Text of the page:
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Court sentence in multimillion fraud scheme

A massive money laundering case unfolded on Tuesday in a Swiss cantonal court where an Englishman, his wife and a financial adviser were found guilty in an elaborate multimillion-franc scheme.

The district court in the canton of Vaud sentenced the unidentified Englishman to a year in prison on charges of laundering nearly CHF7 million ($7.34 million), the Swiss News Agency reported. His wife and financial adviser were also convicted in the alleged scheme.

The 63-year-old man was also found guilty of forgery and received a fine along with his prison sentence, which was less than the two years the prosecutor requested. A clerk told swissinfo.ch that the court does not publish its rulings.

His wife received an eight-month prison sentence and a fine for taking part in obscuring funds. The Zurich-based financial adviser was found guilty of money laundering and forging securities, and was received a nine-month prison sentence and a fine.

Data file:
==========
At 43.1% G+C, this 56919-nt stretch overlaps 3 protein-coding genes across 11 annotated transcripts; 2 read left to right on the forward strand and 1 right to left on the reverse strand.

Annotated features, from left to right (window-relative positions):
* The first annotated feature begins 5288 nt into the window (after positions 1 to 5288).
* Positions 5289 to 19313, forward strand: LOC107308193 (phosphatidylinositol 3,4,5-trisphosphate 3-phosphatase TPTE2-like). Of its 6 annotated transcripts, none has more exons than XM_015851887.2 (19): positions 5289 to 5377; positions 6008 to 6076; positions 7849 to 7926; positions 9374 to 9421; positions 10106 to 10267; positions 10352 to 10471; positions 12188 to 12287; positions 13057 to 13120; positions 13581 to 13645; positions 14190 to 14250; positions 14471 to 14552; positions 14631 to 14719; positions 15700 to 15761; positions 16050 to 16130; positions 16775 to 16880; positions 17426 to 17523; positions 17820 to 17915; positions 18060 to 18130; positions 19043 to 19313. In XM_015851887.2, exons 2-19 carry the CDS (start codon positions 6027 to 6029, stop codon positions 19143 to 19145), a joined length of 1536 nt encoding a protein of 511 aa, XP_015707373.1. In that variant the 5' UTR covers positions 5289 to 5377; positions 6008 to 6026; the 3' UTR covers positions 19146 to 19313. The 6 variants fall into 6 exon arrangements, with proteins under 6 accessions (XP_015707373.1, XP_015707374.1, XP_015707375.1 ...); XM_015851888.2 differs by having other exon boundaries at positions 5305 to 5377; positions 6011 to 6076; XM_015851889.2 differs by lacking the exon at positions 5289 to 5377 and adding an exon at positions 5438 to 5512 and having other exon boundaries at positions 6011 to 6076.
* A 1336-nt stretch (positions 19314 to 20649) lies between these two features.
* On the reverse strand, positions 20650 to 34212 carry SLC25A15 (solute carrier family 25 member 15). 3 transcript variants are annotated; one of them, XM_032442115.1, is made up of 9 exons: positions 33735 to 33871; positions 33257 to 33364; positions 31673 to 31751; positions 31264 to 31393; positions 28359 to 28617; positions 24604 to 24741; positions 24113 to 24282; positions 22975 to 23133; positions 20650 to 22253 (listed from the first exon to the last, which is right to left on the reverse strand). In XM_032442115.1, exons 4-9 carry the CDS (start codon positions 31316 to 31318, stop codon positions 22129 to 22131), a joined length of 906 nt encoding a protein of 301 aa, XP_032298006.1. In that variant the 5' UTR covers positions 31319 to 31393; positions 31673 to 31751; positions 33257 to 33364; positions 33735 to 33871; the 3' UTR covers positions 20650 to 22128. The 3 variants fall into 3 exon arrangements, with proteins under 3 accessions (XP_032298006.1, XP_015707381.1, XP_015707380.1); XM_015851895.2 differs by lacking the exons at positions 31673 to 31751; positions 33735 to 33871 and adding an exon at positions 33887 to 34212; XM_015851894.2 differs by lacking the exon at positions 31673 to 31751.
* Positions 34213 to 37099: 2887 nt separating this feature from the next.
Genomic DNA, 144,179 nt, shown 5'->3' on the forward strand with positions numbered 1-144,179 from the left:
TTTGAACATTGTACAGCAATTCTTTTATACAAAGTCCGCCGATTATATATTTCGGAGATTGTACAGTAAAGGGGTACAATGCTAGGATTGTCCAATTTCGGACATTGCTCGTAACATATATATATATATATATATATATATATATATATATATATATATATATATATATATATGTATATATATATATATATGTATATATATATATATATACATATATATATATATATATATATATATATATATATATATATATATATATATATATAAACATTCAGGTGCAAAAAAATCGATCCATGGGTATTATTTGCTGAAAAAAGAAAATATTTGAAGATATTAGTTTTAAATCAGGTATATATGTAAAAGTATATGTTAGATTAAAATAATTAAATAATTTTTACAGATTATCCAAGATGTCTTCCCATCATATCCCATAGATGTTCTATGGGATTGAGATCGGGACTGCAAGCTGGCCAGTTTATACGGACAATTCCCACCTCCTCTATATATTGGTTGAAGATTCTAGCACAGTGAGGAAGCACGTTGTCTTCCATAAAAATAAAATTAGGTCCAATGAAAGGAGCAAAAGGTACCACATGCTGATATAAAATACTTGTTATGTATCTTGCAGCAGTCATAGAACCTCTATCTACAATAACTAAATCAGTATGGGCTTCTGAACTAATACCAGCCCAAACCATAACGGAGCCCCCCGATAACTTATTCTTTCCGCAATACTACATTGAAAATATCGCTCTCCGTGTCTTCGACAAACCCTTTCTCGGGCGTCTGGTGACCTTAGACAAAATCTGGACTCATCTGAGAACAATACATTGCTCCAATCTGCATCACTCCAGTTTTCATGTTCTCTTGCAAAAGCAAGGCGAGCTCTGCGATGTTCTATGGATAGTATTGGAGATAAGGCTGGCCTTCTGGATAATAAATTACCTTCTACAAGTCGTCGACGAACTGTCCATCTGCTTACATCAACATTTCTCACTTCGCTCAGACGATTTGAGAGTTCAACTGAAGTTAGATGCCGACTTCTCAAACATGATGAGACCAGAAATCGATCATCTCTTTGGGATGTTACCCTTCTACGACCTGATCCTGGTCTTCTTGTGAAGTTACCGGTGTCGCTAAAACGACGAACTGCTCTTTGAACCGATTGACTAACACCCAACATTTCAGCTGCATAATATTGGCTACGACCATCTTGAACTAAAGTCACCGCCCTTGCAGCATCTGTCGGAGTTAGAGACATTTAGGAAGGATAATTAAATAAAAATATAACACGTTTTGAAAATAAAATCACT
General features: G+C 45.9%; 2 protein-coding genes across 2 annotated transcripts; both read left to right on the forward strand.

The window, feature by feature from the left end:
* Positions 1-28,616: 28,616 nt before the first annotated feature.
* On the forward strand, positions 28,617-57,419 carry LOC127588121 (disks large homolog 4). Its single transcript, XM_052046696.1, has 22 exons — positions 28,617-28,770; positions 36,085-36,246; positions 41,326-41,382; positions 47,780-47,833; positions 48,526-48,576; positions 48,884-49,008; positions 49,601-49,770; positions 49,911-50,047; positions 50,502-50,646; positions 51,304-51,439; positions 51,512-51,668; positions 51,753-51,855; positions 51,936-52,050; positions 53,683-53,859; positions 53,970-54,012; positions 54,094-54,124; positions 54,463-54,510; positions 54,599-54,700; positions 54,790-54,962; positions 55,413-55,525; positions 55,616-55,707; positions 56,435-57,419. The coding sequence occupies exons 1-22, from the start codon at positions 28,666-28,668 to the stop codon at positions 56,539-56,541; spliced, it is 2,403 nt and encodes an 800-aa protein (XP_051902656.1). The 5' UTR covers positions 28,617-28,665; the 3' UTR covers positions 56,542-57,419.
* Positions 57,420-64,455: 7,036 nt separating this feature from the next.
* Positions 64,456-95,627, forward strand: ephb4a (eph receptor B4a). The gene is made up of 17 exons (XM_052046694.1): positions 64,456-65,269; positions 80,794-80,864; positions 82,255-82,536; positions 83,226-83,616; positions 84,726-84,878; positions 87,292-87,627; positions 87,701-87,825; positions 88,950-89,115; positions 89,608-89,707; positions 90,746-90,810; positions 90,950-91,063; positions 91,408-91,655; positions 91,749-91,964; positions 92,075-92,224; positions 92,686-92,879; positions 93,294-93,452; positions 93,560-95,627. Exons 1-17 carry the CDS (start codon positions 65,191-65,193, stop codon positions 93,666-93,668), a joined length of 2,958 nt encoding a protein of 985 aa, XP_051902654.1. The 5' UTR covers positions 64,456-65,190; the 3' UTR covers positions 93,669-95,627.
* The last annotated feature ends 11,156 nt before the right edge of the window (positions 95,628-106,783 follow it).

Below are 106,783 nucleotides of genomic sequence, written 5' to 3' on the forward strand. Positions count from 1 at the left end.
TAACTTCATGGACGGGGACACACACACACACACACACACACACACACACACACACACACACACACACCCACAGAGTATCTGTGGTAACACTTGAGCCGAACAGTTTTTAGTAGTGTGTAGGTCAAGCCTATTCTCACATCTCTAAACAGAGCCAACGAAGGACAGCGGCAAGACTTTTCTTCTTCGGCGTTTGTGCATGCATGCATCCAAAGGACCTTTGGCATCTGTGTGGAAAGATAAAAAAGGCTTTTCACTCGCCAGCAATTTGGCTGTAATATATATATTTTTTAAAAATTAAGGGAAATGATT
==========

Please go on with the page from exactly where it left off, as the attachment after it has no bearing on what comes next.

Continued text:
The court reproached the adviser for helping the court buy a property in Montreux without questioning where the money came from. “He had to have serious doubts about the criminal origin of the funds used,” court president and magistrate Sandrine Osojnak was quoted as saying.

Swiss entanglement

The Englishman had been transferred to Switzerland from a British prison, where he was already serving a sentence for a scheme that brought him CHF92 million ($96.5 million), including some stolen money laundered in Switzerland.

He was convicted in 2001 in a British court on charges of using a network of European companies to make fake transactions for which he could be reimbursed for VAT overpayments – a so-called “carousel VAT” – and for concealing illicit funds from the British Treasury. He had set up a mobile phone business to carry out the scheme.

Osojnak noted that his wife “took over when her husband was imprisoned.” The husband also got a 12-year sentence for kidnapping a former accomplice for CHF400,000-franc ransom, but had fled from prison to take up residence in Switzerland, where he bought land and a house in Montreux along with luxury cars.

He was extradited four years later back to Britain to serve out the end of his sentence, but the case then led to charges being filed against him in the canton of Vaud.